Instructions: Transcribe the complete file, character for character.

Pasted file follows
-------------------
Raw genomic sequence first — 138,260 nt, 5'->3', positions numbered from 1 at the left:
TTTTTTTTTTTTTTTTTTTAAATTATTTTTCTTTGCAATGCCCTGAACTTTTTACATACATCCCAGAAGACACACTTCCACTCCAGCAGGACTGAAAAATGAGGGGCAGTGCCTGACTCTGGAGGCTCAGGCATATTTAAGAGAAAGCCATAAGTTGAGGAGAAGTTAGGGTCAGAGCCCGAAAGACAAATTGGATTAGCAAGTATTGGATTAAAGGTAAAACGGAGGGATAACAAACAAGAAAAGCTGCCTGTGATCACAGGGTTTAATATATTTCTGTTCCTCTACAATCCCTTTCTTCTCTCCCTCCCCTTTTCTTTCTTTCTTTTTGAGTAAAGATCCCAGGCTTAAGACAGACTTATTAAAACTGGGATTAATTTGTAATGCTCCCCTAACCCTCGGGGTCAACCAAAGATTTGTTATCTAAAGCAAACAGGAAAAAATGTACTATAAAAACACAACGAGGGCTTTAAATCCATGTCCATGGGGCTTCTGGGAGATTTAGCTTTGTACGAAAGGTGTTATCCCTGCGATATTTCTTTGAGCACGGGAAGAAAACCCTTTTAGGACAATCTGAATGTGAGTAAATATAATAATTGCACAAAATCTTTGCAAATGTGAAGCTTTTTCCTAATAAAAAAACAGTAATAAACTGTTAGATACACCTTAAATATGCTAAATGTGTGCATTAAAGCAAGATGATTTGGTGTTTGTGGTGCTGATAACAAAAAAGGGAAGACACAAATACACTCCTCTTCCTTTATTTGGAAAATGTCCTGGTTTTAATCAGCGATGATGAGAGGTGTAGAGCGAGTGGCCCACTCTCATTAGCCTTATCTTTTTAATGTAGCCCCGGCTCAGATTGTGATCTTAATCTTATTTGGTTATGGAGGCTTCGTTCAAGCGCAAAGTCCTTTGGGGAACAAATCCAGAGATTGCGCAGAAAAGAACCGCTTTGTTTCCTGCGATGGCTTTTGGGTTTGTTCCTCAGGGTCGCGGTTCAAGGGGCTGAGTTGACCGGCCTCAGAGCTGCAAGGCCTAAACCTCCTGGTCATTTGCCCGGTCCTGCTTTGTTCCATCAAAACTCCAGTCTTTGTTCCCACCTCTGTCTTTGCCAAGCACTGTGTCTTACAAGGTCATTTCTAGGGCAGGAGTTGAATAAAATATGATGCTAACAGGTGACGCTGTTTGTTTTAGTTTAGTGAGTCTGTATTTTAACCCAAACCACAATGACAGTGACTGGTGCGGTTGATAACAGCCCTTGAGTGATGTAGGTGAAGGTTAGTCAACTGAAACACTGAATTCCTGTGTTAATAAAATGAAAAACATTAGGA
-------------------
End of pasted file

Raw genomic sequence first — 138,260 nt, 5'->3', positions numbered from 1 at the left:
TTTTTTTTTTTTTTTTTTTAAATTATTTTTCTTTGCAATGCCCTGAACTTTTTACATACATCCCAGAAGACACACTTCCACTCCAGCAGGACTGAAAAATGAGGGGCAGTGCCTGACTCTGGAGGCTCAGGCATATTTAAGAGAAAGCCATAAGTTGAGGAGAAGTTAGGGTCAGAGCCCGAAAGACAAATTGGATTAGCAAGTATTGGATTAAAGGTAAAACGGAGGGATAACAAACAAGAAAAGCTGCCTGTGATCACAGGGTTTAATATATTTCTGTTCCTCTACAATCCCTTTCTTCTCTCCCTCCCCTTTTCTTTCTTTCTTTTTGAGTAAAGATCCCAGGCTTAAGACAGACTTATTAAAACTGGGATTAATTTGTAATGCTCCCCTAACCCTCGGGGTCAACCAAAGATTTGTTATCTAAAGCAAACAGGAAAAAATGTACTATAAAAACACAACGAGGGCTTTAAATCCATGTCCATGGGGCTTCTGGGAGATTTAGCTTTGTACGAAAGGTGTTATCCCTGCGATATTTCTTTGAGCACGGGAAGAAAACCCTTTTAGGACAATCTGAATGTGAGTAAATATAATAATTGCACAAAATCTTTGCAAATGTGAAGCTTTTTCCTAATAAAAAAACAGTAATAAACTGTTAGATACACCTTAAATATGCTAAATGTGTGCATTAAAGCAAGATGATTTGGTGTTTGTGGTGCTGATAACAAAAAAGGGAAGACACAAATACACTCCTCTTCCTTTATTTGGAAAATGTCCTGGTTTTAATCAGCGATGATGAGAGGTGTAGAGCGAGTGGCCCACTCTCATTAGCCTTATCTTTTTAATGTAGCCCCGGCTCAGATTGTGATCTTAATCTTATTTGGTTATGGAGGCTTCGTTCAAGCGCAAAGTCCTTTGGGGAACAAATCCAGAGATTGCGCAGAAAAGAACCGCTTTGTTTCCTGCGATGGCTTTTGGGTTTGTTCCTCAGGGTCGCGGTTCAAGGGGCTGAGTTGACCGGCCTCAGAGCTGCAAGGCCTAAACCTCCTGGTCATTTGCCCGGTCCTGCTTTGTTCCATCAAAACTCCAGTCTTTGTTCCCACCTCTGTCTTTGCCAAGCACTGTGTCTTACAAGGTCATTTCTAGGGCAGGAGTTGAATAAAATATGATGCTAACAGGTGACGCTGTTTGTTTTAGTTTAGTGAGTCTGTATTTTAACCCAAACCACAATGACAGTGACTGGTGCGGTTGATAACAGCCCTTGAGTGATGTAGGTGAAGGTTAGTCAACTGAAACACTGAATTCCTGTGTTAATAAAATGAAAAACATTAGGA